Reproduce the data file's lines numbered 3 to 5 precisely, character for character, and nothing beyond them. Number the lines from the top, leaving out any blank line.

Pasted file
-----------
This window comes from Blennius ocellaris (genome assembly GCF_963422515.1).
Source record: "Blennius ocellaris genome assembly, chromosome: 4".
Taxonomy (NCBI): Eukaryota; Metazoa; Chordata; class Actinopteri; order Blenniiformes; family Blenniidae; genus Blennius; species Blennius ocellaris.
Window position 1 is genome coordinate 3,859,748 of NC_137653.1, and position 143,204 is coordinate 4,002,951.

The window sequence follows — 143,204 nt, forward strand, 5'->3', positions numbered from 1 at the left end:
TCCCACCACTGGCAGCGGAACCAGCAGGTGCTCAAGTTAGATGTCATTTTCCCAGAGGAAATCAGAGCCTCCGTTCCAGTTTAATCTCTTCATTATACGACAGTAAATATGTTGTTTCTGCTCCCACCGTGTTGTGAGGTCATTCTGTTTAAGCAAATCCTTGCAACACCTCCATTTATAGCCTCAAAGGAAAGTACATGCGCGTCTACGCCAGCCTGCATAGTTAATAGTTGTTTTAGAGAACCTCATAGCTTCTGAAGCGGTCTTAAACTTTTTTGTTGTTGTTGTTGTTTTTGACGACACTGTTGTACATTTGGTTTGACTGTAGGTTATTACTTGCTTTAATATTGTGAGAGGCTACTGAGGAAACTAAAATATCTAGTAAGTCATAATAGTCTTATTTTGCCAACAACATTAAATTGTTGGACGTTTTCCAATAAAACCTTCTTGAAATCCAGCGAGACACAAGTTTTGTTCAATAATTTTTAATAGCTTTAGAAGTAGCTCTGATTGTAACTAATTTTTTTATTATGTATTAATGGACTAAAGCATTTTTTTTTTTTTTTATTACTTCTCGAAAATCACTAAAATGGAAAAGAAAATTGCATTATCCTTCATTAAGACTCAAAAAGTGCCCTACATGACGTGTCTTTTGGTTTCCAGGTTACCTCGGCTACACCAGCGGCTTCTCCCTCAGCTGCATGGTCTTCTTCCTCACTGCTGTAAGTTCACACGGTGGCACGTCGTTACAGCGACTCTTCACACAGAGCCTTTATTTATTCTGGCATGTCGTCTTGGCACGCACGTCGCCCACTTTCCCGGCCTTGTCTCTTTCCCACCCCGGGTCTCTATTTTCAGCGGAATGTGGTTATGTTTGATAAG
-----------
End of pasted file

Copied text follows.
Taxonomy (NCBI): Eukaryota; Metazoa; Chordata; class Actinopteri; order Blenniiformes; family Blenniidae; genus Blennius; species Blennius ocellaris.
Window position 1 is genome coordinate 3,859,748 of NC_137653.1, and position 143,204 is coordinate 4,002,951.

The window sequence follows — 143,204 nt, forward strand, 5'->3', positions numbered from 1 at the left end: